Incidents in the Life of a Slave Girl: A Review
Harriet Jacobs wrote Incidents in the Life of a Slave Girl to show Northern free people what was actually happening to slaves. She hoped her eyewitness stories would convince them that they should speak up against slavery and unite in the effort to end it. She was especially interested in showing free white women the difference between her life and theirs. She wanted them to see that many things they took for granted were denied slave girls and women. Jacobs was asking free people to look at slavery through her eyes and imagine the pain, both physical and emotional, that she and other slaves were forced to endure. Even though she was a slave, her first six years were happy ones. Her father had skills that made him valuable to the white people so he was allowed more freedom than the average slave. Her grandmother was the daughter of a slave holder. She was granted freedom but then recaptured. She was allowed to make money by selling crackers after her slave duties were done. An injustice Jacobs describes early in her book is the pain suffered by slave families who are separated when one member is auctioned off to the highest bidder. She tells about this happening to her grandmother who helplessly watched as her son was auctioned off at the age of ten for $720. Jacobs knew the pain of a family being torn apart would weaken a free woman’s stand on slavery. Males were auctioned off more than females because owners were more likely to keep females as sex partners and to father children by them. Slave owners made promises to slaves but never felt obligated to keep those promises. Jacobs’ grandmother had been promised freedom when her mistress died. The executor of the 2 estate, Dr. Flint, instead sold her for $70. In...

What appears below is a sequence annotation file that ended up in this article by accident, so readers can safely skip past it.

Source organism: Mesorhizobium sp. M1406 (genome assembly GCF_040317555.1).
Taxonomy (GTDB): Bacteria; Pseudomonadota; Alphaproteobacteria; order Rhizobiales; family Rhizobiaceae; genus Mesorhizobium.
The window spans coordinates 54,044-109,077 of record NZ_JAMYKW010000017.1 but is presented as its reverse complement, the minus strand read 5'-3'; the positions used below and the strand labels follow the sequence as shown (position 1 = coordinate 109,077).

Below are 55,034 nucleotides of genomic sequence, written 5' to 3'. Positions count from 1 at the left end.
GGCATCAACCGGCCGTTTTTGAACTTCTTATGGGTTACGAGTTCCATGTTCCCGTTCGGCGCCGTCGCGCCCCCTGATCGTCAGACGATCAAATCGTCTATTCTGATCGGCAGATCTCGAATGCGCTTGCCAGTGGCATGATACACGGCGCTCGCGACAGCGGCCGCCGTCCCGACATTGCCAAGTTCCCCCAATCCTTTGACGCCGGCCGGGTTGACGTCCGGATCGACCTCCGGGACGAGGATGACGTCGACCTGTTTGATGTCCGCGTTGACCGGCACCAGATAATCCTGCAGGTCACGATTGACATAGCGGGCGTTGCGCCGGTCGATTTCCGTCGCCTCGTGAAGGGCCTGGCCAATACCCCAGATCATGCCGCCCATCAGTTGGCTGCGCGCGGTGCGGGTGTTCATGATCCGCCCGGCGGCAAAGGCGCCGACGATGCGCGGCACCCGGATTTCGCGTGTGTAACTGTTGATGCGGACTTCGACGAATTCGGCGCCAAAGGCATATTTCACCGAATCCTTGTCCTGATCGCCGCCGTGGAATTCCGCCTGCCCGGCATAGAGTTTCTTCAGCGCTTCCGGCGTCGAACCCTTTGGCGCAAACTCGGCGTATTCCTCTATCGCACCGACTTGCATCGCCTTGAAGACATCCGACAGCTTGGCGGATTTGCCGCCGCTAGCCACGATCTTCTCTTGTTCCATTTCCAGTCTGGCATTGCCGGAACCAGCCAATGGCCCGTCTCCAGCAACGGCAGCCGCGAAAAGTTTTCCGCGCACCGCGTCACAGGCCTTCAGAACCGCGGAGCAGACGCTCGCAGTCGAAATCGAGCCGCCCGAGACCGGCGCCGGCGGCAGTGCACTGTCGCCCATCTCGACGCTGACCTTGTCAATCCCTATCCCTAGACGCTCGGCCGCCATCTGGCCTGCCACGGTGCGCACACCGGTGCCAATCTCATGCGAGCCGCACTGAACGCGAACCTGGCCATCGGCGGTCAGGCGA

Please join StudyMode to read the full document